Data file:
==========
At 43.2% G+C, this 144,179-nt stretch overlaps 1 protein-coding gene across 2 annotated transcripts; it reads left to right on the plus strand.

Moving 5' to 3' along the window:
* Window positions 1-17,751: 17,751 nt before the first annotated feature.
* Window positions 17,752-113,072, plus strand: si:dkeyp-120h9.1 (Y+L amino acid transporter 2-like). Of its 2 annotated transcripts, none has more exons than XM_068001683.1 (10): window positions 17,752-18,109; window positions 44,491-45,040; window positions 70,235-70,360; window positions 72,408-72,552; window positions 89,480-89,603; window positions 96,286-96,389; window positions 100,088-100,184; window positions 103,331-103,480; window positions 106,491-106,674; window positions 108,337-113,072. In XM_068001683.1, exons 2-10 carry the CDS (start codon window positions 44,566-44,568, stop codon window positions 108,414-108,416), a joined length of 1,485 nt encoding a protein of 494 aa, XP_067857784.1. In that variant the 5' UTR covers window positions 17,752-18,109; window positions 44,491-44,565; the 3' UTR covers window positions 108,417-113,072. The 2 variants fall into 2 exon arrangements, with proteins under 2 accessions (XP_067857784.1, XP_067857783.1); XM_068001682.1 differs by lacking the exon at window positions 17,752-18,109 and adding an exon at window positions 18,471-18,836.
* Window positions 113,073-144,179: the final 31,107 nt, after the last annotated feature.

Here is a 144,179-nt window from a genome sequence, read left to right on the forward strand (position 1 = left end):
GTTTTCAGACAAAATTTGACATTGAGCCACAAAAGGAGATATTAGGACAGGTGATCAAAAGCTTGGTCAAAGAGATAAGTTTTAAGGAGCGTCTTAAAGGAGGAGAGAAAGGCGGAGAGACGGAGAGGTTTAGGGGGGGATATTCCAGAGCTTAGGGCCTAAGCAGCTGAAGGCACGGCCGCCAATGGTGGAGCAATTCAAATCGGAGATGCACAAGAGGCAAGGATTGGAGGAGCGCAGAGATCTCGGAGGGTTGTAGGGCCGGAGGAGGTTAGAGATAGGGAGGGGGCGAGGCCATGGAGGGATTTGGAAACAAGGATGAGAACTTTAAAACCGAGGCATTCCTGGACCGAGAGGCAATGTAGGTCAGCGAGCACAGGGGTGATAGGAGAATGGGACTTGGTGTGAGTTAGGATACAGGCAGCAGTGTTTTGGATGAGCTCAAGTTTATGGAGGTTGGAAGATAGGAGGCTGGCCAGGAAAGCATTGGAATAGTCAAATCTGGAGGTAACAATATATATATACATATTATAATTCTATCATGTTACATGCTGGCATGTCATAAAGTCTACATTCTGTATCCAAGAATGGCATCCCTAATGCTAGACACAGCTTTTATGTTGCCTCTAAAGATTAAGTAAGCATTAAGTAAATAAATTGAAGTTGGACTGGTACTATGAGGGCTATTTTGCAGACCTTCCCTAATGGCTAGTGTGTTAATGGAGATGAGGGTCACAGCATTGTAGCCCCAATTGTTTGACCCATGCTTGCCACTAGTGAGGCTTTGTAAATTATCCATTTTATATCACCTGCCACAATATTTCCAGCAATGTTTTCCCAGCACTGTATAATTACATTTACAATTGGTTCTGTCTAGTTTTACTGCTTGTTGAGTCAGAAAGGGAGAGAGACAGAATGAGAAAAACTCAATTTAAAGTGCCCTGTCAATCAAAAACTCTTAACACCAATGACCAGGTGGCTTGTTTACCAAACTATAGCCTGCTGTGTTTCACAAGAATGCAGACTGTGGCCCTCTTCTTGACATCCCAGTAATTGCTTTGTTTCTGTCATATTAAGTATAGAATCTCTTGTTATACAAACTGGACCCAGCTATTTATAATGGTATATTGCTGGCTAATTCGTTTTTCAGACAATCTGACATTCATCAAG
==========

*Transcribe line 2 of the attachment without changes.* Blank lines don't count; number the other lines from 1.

Moving 5' to 3' along the window: